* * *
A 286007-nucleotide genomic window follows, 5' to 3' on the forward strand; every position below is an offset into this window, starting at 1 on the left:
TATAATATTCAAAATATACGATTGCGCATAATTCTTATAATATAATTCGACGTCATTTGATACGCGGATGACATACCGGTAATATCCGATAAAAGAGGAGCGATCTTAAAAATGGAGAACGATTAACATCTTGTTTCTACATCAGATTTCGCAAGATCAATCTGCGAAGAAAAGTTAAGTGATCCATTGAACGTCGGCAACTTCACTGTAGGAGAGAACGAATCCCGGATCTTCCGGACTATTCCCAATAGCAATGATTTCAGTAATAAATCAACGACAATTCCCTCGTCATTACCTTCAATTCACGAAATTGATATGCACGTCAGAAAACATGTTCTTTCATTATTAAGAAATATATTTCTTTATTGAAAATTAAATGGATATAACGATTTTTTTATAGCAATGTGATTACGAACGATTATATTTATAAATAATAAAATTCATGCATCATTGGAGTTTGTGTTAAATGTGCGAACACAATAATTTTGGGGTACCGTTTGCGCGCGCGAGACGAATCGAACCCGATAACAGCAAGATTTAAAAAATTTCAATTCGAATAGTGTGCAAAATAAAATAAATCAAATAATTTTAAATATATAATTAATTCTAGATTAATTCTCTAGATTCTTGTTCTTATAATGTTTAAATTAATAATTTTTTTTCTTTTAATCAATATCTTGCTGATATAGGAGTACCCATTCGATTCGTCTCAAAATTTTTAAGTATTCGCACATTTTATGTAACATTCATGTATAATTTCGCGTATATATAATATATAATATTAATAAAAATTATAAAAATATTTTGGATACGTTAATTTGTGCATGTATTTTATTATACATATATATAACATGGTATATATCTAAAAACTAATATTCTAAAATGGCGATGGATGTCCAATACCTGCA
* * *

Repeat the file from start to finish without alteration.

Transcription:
A 286007-nucleotide genomic window follows, 5' to 3' on the forward strand; every position below is an offset into this window, starting at 1 on the left:
TATAATATTCAAAATATACGATTGCGCATAATTCTTATAATATAATTCGACGTCATTTGATACGCGGATGACATACCGGTAATATCCGATAAAAGAGGAGCGATCTTAAAAATGGAGAACGATTAACATCTTGTTTCTACATCAGATTTCGCAAGATCAATCTGCGAAGAAAAGTTAAGTGATCCATTGAACGTCGGCAACTTCACTGTAGGAGAGAACGAATCCCGGATCTTCCGGACTATTCCCAATAGCAATGATTTCAGTAATAAATCAACGACAATTCCCTCGTCATTACCTTCAATTCACGAAATTGATATGCACGTCAGAAAACATGTTCTTTCATTATTAAGAAATATATTTCTTTATTGAAAATTAAATGGATATAACGATTTTTTTATAGCAATGTGATTACGAACGATTATATTTATAAATAATAAAATTCATGCATCATTGGAGTTTGTGTTAAATGTGCGAACACAATAATTTTGGGGTACCGTTTGCGCGCGCGAGACGAATCGAACCCGATAACAGCAAGATTTAAAAAATTTCAATTCGAATAGTGTGCAAAATAAAATAAATCAAATAATTTTAAATATATAATTAATTCTAGATTAATTCTCTAGATTCTTGTTCTTATAATGTTTAAATTAATAATTTTTTTTCTTTTAATCAATATCTTGCTGATATAGGAGTACCCATTCGATTCGTCTCAAAATTTTTAAGTATTCGCACATTTTATGTAACATTCATGTATAATTTCGCGTATATATAATATATAATATTAATAAAAATTATAAAAATATTTTGGATACGTTAATTTGTGCATGTATTTTATTATACATATATATAACATGGTATATATCTAAAAACTAATATTCTAAAATGGCGATGGATGTCCAATACCTGCA